Doctors are people, too, and like the rest of us they are more prone to making mistakes when tired. Now, researchers at Brigham and Women's Hospital in Boston have quantified the tendency toward error in one specific area of their medical practices. The new study finds doctors are more likely to prescribe unnecessary antibiotics for respiratory infections later in the day rather than earlier when they’re still fresh. "Doctors get worn down over the course of their clinic sessions," said Dr. Jeffrey A. Linder of Harvard Medical School and lead author of the study.

Decision fatigue is a term used by psychologists to describe how our mental stamina gradually fades as we continue to make choices throughout the day. It can affect anyone, but it most strongly influences the behavior of professionals who make countless decisions in a single day. Judges, for instance, are more likely to simply choose the safe option of denying parole during the last hours of their court sessions rather than in the earlier hours. At its worst, decision fatigue may trigger a rash decision or no decision at all.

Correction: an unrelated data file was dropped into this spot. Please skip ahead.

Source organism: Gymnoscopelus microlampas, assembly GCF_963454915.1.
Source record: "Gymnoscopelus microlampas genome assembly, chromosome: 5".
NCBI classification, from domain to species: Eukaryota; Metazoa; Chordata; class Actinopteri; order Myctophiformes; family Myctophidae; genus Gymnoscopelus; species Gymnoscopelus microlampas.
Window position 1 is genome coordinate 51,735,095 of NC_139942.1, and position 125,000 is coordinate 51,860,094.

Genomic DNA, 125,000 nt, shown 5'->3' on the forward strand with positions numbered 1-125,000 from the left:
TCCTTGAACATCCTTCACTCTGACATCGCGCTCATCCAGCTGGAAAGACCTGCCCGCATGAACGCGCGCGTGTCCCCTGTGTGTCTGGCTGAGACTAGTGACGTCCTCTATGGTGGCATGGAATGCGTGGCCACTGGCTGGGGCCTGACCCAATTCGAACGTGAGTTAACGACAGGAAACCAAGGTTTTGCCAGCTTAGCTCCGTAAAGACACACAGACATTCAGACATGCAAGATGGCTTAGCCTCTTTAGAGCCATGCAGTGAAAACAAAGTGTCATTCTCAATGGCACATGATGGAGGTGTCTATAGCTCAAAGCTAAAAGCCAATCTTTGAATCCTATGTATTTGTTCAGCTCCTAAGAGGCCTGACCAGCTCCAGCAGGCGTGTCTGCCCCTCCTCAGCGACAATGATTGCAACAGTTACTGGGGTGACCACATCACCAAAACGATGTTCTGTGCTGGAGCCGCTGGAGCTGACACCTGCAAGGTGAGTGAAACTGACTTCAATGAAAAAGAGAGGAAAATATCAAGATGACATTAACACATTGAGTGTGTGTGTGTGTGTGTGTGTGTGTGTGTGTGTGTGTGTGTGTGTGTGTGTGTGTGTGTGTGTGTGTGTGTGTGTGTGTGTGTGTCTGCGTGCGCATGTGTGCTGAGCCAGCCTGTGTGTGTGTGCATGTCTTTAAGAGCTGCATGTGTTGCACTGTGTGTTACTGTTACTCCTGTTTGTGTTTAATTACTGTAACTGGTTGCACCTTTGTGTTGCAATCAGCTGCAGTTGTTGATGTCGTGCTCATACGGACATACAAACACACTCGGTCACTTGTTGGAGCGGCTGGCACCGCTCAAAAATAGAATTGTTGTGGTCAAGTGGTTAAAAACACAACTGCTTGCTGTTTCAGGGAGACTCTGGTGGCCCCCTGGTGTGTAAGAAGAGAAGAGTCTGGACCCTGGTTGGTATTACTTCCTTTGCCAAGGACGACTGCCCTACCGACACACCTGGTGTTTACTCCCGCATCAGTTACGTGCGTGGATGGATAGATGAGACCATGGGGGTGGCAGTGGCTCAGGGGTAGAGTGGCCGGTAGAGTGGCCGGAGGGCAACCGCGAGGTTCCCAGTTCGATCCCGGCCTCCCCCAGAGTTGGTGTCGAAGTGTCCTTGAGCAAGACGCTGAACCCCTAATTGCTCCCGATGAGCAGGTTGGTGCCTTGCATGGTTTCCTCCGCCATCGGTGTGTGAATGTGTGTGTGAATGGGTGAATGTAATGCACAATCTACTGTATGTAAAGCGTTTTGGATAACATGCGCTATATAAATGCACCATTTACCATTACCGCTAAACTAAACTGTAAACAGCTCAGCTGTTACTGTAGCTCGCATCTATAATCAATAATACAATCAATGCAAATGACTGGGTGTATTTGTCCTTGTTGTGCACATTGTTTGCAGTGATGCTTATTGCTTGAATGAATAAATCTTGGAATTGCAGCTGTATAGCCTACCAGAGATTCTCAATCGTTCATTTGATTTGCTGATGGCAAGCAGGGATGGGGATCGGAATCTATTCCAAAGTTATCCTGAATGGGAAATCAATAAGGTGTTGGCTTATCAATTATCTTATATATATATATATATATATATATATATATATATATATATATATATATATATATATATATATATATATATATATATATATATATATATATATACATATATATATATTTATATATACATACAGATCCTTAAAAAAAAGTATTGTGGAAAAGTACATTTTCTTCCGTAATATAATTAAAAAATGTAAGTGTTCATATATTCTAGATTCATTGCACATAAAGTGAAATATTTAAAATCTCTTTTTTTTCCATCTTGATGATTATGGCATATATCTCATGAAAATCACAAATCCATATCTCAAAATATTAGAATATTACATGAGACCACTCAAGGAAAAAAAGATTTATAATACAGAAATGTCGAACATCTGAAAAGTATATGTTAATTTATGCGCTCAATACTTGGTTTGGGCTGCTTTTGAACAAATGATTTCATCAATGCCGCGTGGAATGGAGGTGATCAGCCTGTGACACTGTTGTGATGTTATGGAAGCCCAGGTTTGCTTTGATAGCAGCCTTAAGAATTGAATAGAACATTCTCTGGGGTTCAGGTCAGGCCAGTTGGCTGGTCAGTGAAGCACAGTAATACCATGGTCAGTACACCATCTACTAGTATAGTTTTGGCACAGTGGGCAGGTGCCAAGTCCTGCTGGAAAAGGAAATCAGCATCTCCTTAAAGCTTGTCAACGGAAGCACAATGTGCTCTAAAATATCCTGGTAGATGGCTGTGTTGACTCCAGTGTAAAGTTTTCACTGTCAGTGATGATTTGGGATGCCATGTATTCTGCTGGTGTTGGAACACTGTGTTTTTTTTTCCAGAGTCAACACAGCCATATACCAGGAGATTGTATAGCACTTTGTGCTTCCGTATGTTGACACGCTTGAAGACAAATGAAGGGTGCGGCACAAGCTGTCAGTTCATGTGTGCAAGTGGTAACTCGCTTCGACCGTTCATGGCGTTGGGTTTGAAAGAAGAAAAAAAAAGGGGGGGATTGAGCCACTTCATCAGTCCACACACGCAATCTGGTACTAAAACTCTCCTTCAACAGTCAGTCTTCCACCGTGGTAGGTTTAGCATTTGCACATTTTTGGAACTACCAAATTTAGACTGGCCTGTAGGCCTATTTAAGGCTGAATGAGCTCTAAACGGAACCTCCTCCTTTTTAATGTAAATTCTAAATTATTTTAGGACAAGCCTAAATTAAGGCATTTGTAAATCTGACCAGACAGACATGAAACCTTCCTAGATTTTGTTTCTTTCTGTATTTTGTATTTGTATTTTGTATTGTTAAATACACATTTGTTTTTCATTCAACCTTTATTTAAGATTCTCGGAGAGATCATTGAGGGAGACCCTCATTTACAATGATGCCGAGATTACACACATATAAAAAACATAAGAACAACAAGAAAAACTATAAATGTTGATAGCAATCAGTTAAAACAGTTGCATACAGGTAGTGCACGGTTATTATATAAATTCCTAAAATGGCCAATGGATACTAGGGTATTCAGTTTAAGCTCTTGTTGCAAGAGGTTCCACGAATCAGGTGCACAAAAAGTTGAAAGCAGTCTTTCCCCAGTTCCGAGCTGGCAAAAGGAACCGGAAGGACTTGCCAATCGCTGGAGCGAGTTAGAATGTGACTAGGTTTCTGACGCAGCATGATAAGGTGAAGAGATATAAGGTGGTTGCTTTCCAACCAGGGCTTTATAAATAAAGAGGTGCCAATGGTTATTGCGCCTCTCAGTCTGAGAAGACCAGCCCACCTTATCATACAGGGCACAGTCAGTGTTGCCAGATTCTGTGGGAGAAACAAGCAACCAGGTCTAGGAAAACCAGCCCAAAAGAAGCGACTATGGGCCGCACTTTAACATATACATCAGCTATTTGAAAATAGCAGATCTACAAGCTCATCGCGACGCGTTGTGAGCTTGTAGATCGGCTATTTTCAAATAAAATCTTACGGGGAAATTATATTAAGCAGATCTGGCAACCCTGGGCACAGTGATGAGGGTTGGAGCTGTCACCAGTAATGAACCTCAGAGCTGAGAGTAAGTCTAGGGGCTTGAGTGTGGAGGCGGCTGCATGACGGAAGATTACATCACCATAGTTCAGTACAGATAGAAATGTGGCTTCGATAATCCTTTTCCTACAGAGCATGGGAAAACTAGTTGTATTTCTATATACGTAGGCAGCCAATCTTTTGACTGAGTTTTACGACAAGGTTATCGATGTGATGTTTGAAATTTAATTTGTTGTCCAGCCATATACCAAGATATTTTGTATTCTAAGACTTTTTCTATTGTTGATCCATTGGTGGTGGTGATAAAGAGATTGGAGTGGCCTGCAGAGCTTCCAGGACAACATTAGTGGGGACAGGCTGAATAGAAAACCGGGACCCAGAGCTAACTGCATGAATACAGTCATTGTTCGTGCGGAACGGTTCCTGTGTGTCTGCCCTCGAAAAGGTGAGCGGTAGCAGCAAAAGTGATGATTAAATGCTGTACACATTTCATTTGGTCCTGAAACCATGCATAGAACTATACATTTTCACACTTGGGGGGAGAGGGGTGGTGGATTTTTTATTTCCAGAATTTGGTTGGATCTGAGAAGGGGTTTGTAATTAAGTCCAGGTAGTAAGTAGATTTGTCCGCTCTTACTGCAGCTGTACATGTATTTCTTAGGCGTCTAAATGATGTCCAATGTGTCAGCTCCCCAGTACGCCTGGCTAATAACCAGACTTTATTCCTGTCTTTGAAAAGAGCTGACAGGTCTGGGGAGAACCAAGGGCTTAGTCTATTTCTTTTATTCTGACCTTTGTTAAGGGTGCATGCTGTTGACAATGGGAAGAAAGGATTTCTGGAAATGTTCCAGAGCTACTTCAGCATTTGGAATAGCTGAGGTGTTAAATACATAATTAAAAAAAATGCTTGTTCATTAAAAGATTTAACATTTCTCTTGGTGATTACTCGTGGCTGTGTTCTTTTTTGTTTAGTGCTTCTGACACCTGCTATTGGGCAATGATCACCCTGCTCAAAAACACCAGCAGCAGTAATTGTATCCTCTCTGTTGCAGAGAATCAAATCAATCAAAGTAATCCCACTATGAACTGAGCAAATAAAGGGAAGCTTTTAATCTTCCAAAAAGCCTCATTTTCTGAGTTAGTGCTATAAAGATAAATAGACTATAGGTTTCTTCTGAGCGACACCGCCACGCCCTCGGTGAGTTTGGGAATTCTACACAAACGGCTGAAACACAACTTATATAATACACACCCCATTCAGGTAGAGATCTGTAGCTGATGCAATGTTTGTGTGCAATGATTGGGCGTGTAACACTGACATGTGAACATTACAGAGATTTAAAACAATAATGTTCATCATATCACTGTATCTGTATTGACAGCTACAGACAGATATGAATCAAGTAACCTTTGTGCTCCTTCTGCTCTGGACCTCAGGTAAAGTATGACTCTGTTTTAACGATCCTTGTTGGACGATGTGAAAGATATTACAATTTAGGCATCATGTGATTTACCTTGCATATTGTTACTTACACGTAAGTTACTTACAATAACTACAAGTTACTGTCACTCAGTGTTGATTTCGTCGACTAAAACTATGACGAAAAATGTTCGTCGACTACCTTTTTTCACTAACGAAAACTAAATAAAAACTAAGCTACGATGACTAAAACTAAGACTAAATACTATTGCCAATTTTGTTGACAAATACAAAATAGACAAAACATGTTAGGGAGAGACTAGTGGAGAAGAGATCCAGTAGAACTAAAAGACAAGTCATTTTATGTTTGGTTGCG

For the current study, a team of researchers merged billing and electronic health record data for 23 primary care practices over the course of 17 months. Using billing codes and using electronic data, the team tracked the diagnoses, visit times, antibiotic prescriptions, and chronic illnesses. The team identified 21,867 visits to 204 doctors were related to acute respiratory infection (ARI).

Doctors prescribed antibiotics to their adult patients with ARI in 44 percent of all cases, analysis showed. Antibiotic prescribing increased throughout the morning and afternoon sessions, and, in some cases, they were even prescribed for infections which they cannot help. In fact, about five percent more patients received antibiotics at the end of a clinic session compared to the beginning. Importantly, the study accounted for not only diagnosis, but also the individual doctor — meaning, this pattern became obvious with each single doctor and not just with the group as a whole.

The researchers believe their findings are “consistent with the hypothesis that decision fatigue progressively impairs clinicians’ ability to resist ordering inappropriate treatments.” In conclusion, they suggest various remedies, including modified schedules, shorter sessions, time-dependent support, and mandatory breaks. Last but not least, they recommend an all-time favorite decision-making aid: snacks.

Source: Linder JA, Doctor JN, Friedberg MW, et al. Time of Day and the Decision to Prescribe Antibiotics. JAMA Internal Medicine. 2014.